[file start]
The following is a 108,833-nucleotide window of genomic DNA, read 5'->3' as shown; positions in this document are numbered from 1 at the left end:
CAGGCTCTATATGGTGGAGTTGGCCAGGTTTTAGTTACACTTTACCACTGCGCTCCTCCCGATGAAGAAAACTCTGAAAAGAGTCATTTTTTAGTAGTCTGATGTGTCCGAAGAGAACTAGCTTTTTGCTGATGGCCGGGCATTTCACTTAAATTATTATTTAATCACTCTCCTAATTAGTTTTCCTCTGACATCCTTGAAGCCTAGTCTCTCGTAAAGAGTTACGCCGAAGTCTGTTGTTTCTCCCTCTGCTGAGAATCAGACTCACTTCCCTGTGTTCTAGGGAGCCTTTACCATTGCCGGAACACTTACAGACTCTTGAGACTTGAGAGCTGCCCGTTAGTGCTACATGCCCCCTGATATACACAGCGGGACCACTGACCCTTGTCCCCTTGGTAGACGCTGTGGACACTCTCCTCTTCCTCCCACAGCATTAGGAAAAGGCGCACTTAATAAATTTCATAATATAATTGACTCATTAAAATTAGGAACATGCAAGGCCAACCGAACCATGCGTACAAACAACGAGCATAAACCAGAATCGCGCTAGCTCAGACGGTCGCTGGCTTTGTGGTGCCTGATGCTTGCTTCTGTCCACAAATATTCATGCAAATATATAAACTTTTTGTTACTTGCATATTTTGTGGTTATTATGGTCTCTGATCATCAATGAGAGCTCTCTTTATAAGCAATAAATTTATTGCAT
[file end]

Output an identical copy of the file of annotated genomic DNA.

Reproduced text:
The following is a 108,833-nucleotide window of genomic DNA, read 5'->3' as shown; positions in this document are numbered from 1 at the left end:
CAGGCTCTATATGGTGGAGTTGGCCAGGTTTTAGTTACACTTTACCACTGCGCTCCTCCCGATGAAGAAAACTCTGAAAAGAGTCATTTTTTAGTAGTCTGATGTGTCCGAAGAGAACTAGCTTTTTGCTGATGGCCGGGCATTTCACTTAAATTATTATTTAATCACTCTCCTAATTAGTTTTCCTCTGACATCCTTGAAGCCTAGTCTCTCGTAAAGAGTTACGCCGAAGTCTGTTGTTTCTCCCTCTGCTGAGAATCAGACTCACTTCCCTGTGTTCTAGGGAGCCTTTACCATTGCCGGAACACTTACAGACTCTTGAGACTTGAGAGCTGCCCGTTAGTGCTACATGCCCCCTGATATACACAGCGGGACCACTGACCCTTGTCCCCTTGGTAGACGCTGTGGACACTCTCCTCTTCCTCCCACAGCATTAGGAAAAGGCGCACTTAATAAATTTCATAATATAATTGACTCATTAAAATTAGGAACATGCAAGGCCAACCGAACCATGCGTACAAACAACGAGCATAAACCAGAATCGCGCTAGCTCAGACGGTCGCTGGCTTTGTGGTGCCTGATGCTTGCTTCTGTCCACAAATATTCATGCAAATATATAAACTTTTTGTTACTTGCATATTTTGTGGTTATTATGGTCTCTGATCATCAATGAGAGCTCTCTTTATAAGCAATAAATTTATTGCAT